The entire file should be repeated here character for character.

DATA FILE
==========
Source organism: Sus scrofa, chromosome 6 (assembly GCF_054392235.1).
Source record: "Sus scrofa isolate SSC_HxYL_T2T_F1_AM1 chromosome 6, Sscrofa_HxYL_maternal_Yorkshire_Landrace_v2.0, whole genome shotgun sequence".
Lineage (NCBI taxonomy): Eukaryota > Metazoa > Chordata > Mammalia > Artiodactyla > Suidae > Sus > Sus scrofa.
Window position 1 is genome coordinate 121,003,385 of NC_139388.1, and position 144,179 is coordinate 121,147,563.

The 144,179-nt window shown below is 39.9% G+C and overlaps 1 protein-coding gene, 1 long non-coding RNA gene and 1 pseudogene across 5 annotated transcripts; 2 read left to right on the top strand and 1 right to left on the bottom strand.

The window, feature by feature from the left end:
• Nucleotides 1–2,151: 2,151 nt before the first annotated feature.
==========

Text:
Source organism: Sus scrofa, chromosome 6 (assembly GCF_054392235.1).
Source record: "Sus scrofa isolate SSC_HxYL_T2T_F1_AM1 chromosome 6, Sscrofa_HxYL_maternal_Yorkshire_Landrace_v2.0, whole genome shotgun sequence".
Lineage (NCBI taxonomy): Eukaryota > Metazoa > Chordata > Mammalia > Artiodactyla > Suidae > Sus > Sus scrofa.
Window position 1 is genome coordinate 121,003,385 of NC_139388.1, and position 144,179 is coordinate 121,147,563.

The 144,179-nt window shown below is 39.9% G+C and overlaps 1 protein-coding gene, 1 long non-coding RNA gene and 1 pseudogene across 5 annotated transcripts; 2 read left to right on the top strand and 1 right to left on the bottom strand.

The window, feature by feature from the left end:
• Nucleotides 1–2,151: 2,151 nt before the first annotated feature.